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Book cover  Prions are a fascinating subject that we know almost nothing about. They are misfolded proteins that somehow proliferate inside our bodies and kill us with 100% efficiency. The diseases produced by prions are the deadliest there are, yet we know little about how prions multiply and even how they manage to kill us.

  Prions, a Challenge for Science, Medicine and Public Health System is a 2001 summary of works on prions. What does it say? That we don't know much. Then it gets terribly technical and, as I am not a biologist, I've decided to stop reading instead of pretending I understand anything. But I did scour the Internet for newer sources of knowledge and my finding is... that we still know shit about prions!

  So, what does misfolding mean? Prions are proteins, long chain molecules that are at the border of chemistry and mechanics in such a way that the way these molecules come to rest (fold) determines both their chemical and mechanical properties. Somehow (and no one actually knows how) a protein that is manufactured by our bodies (and that we don't really know what does) gets folded in the wrong way, leading to behavior that is detrimental to the body (in ways we don't really know). There is also a mechanism that turns proper proteins to this toxic form, much like a zombie invasion at nanoscale. And we don't know how it works.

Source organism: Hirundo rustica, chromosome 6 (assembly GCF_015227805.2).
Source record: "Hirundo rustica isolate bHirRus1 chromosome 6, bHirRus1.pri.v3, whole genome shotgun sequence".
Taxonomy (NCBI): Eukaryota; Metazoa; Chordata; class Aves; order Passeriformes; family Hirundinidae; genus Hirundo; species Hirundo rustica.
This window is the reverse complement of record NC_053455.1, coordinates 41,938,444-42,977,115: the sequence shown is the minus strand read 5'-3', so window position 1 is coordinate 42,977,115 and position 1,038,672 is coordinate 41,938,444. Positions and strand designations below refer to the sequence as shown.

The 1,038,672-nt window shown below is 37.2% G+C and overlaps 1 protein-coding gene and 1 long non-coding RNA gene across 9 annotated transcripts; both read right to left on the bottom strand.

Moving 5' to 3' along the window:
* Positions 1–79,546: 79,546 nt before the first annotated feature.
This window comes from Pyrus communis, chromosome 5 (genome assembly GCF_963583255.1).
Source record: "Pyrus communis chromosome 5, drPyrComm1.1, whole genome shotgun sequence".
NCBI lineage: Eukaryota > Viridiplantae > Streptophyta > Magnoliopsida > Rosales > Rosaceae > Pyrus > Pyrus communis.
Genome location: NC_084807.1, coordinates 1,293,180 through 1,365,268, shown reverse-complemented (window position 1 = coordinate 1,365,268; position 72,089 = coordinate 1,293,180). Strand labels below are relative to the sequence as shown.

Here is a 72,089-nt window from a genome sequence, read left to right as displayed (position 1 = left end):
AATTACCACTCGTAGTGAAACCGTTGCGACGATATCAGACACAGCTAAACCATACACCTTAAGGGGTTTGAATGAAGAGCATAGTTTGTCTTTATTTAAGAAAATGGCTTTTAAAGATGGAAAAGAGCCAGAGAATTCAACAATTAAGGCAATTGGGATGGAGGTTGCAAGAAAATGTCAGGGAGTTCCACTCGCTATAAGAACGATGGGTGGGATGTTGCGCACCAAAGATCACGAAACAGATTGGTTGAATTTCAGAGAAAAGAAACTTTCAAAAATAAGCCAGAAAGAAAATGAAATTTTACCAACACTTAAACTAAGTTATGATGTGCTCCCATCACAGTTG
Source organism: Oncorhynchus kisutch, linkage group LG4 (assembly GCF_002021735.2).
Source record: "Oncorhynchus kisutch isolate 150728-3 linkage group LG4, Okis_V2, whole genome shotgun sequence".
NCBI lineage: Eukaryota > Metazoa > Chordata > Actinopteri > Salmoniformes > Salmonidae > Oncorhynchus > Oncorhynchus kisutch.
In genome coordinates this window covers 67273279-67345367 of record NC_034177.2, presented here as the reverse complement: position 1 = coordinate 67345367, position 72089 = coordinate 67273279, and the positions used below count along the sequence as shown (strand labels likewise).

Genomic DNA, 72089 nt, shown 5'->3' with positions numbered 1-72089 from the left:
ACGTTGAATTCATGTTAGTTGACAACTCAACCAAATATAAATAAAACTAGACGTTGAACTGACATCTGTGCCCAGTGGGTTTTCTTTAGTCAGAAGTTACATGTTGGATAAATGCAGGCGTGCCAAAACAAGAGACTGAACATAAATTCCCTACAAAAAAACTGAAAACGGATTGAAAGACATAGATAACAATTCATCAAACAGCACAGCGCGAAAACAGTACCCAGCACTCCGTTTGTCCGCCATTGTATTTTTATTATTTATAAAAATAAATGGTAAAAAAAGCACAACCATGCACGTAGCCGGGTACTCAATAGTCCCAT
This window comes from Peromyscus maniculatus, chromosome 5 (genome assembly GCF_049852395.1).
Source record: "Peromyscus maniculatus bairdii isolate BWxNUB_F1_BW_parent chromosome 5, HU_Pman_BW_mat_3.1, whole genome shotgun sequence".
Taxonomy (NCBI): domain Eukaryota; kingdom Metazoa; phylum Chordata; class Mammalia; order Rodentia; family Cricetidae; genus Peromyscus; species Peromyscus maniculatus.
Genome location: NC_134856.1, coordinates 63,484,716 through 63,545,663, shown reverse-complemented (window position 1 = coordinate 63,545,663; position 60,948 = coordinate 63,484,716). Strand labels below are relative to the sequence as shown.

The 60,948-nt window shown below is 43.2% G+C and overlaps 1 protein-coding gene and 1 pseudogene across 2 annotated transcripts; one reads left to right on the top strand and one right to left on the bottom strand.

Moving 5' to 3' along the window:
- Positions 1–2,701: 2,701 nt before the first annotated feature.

Why does it matter? Well, diseases such as scrapie in sheep, chronic wasting disease (CWD) in deer, bovine spongiform encephalopathy (BSE) in cattle (commonly known as "mad cow disease") and Creutzfeldt–Jakob disease (CJD), its variant (vCJD), Gerstmann–Sträussler–Scheinker syndrome (GSS), fatal familial insomnia (FFI), and kuru in humans are caused by prions. There is evidence that the same mechanism that destroys the nervous system in these diseases is also at fault with Alzheimer's. A biological weapon using prions, assuming it affects a large portion of a population, would kill 100% of the victims, decades after the weapon was used and without spreading the disease further.

  And why are prions so deadly? Because the immune system doesn't react to them. They are not viruses, they don't have nucleic acids, they are really tiny proteins that slowly but surely spread throughout the body and and up killing the brain of the victim (not unlike zombies, hmm).

  The leading expert in prions is Stanley B. Prusiner, the man who coined the term prion in 1982. The idea that a disease could be spread by just proteins was developed in the 1960 by people such as biophysicist John Stanley Griffith. Prusiner did a lot of work, but even so, there is little we understand about this, more than 70 years later.

  Bottom line: prions are fascinating and show us how much more we have to learn about biochemistry and disease vectors. Even if we hypothesized their existence in the '60s, we still don't know much on how they work. I welcome more research on the subject, as diseases caused by prions, even if rare, are deadly without exception.


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